GREEK BIKING PICTURES
Trip Start Sep 16, 2006
69Trip End Sep 16, 2007
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We rode south across Greece from Macedonia, circling Halkidiki, riding the perimeter of Sithonia, the 创middle finger创, and north east along the Aegean coastline towards Turkey.
All gas stations have elaborately tiled water spickets to fill up the water bottles and cool off with, as do the town squares.
There are lots of shrines along the roads -with candles, images of saints, and prayers.
People are generally really casual and relaxed
Time changes so set your watch one hour ahead. Things are done on 创Greek time创, which means trains leave whenever the train driver arrives, buses same. Very casual: Greek time.
Halkidiki is very historic with ancient villages, ruins, and monasteries. The first finger is super touristy and resorty with clubs and such. The middle finger, our favorite, is really natural or wild and park-ey, unexploited, with lots of public beaches and tons of totally secluded hidden wild beaches!
The third finger- full of ancient and operating monasteries- is off limits to females of any species, I'm not sure how the monks police this, but that's how it is. No women allowed so if you find yourself needing to see the third finger hop on a boat and sail the perimeter of hire some air transport. No female animals live on the island supposedly. True!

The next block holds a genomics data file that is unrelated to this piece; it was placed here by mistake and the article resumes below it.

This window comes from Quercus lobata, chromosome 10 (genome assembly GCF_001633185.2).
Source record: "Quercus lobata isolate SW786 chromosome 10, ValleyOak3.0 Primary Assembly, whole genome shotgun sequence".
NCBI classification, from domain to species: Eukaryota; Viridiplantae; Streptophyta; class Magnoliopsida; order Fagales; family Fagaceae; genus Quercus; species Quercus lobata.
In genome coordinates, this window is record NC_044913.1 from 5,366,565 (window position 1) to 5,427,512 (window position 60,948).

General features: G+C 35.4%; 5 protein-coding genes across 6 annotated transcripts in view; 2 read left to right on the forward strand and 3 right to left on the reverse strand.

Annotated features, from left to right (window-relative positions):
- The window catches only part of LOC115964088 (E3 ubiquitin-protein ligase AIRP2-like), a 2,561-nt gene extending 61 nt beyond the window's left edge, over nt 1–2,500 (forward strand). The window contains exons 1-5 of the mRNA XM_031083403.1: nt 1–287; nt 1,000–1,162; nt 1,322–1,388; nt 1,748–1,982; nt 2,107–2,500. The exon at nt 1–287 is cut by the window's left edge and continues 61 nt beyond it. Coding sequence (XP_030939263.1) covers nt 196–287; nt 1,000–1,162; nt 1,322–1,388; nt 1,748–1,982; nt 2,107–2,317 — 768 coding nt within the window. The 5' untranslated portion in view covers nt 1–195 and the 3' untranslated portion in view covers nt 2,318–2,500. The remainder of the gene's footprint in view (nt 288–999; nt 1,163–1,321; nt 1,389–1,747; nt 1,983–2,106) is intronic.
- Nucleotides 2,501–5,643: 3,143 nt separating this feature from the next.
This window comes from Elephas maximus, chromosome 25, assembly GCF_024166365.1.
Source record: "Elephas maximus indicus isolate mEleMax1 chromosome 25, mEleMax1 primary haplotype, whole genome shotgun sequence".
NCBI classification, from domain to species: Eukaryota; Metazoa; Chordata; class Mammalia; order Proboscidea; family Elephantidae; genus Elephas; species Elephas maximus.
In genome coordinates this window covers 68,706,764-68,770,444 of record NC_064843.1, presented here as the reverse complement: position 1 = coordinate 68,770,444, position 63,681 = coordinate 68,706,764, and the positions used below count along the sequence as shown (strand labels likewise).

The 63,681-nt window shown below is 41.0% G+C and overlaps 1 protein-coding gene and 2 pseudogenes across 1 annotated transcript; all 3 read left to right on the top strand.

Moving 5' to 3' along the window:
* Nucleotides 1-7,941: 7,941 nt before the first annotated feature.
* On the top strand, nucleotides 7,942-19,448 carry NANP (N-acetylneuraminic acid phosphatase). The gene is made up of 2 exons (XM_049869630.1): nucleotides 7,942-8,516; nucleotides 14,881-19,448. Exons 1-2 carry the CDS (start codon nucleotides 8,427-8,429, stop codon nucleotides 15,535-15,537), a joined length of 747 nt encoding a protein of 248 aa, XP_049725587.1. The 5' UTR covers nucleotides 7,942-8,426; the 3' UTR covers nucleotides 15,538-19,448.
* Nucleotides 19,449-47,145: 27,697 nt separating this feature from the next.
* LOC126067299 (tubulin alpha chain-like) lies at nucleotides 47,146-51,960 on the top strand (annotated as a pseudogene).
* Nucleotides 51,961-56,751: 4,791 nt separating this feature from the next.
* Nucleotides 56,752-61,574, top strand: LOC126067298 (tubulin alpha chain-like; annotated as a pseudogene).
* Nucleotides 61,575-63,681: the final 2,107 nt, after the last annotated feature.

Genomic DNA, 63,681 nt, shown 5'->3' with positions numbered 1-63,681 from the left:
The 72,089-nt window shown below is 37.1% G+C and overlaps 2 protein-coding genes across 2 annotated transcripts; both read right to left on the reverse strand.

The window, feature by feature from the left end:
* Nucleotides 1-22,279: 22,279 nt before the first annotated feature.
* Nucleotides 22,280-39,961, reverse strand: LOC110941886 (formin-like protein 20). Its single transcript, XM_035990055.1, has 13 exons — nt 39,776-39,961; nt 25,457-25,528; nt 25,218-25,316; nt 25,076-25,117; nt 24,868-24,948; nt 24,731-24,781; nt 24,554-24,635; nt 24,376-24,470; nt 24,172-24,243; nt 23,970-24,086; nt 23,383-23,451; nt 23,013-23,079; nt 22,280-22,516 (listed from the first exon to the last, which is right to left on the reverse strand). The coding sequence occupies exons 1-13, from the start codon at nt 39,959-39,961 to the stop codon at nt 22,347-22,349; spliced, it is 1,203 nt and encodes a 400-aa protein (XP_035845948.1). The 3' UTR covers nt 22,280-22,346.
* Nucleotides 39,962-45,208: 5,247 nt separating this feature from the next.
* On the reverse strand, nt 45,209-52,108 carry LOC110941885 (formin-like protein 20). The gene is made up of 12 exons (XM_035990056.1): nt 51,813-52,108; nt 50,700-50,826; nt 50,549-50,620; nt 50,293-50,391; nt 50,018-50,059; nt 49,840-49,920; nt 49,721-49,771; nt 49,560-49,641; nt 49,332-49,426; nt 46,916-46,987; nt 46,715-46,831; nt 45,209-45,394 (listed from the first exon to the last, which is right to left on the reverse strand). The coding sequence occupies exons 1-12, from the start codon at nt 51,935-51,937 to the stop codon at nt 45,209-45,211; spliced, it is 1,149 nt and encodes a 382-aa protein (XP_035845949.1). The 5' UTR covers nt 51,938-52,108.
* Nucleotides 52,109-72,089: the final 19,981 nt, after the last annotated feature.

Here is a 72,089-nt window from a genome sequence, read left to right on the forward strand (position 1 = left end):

The fingers are very VERY mountainous with curly roads and small villages, lots of camping and incredible views of crystal blue water, lots of pine forests above in the cliffs, jasmine trees, and caves too
There are lots of wild dogs and cats, typical beach bums living it up, eating fish, and scratching their fleas and ticks. When the dogs chase you on the road yell 创OKIE创, this means 创no创. It's hard to get used to hollering 'okie' in a scary 创no创 situation.
Our favorite places:
near Drimos, a gas station shrine rest stop, where we camped and had our uncooked bag of orzo nearly stolen by the gas station bum dog.
Mihaniona, beautiful beach town, we camped on the beach. We were greeted by the owner of a local restaurant/ hotel who invited us to sit on his patio and enjoy some quality aegean l飗ing. we met his friends: Fomas-our translator, spoke 5 languages, 20 year old, works construction and gets paid well, working to make money for his family in Georgia- former soviet, not the state-
"i am not work my family no money, i know stroyka, if i work i sit if i not work my family no money".
Victor- a 创capitan创 on a fishing ship, he works 20 hour shifts, albanian, making lots of money, he wore a straw and python skin 'baseball hat'
Steljos-the hotel owner, wanted us to return and work for him this summer so that we could make lots of money, also wanted us to marry fishing boat captains so that we could live an easier life. he cooked us fresh caught sardines and made us coffee frappe drinks.
Kostas- a baker, he has 2 legs and can walk. his wife says "stay and be my lover", but he goes, because... he has two legs.